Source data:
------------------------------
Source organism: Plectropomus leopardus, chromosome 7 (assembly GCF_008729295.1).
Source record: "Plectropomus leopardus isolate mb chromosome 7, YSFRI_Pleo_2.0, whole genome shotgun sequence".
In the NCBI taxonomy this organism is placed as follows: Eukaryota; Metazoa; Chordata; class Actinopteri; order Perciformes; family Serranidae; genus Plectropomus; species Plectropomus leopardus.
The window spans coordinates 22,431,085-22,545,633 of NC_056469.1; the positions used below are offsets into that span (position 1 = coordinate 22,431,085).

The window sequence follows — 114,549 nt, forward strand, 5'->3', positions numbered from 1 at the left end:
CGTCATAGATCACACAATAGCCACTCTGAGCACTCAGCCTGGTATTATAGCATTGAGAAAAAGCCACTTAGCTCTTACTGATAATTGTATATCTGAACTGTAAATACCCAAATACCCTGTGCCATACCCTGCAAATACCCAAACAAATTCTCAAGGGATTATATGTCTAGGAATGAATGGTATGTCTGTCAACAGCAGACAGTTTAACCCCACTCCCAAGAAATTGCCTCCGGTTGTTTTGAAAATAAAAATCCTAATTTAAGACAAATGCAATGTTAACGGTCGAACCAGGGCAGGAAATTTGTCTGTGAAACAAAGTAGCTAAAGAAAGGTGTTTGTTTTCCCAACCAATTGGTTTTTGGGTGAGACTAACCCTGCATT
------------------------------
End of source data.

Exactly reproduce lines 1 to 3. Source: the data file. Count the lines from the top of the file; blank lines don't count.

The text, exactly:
Source organism: Plectropomus leopardus, chromosome 7 (assembly GCF_008729295.1).
Source record: "Plectropomus leopardus isolate mb chromosome 7, YSFRI_Pleo_2.0, whole genome shotgun sequence".
In the NCBI taxonomy this organism is placed as follows: Eukaryota; Metazoa; Chordata; class Actinopteri; order Perciformes; family Serranidae; genus Plectropomus; species Plectropomus leopardus.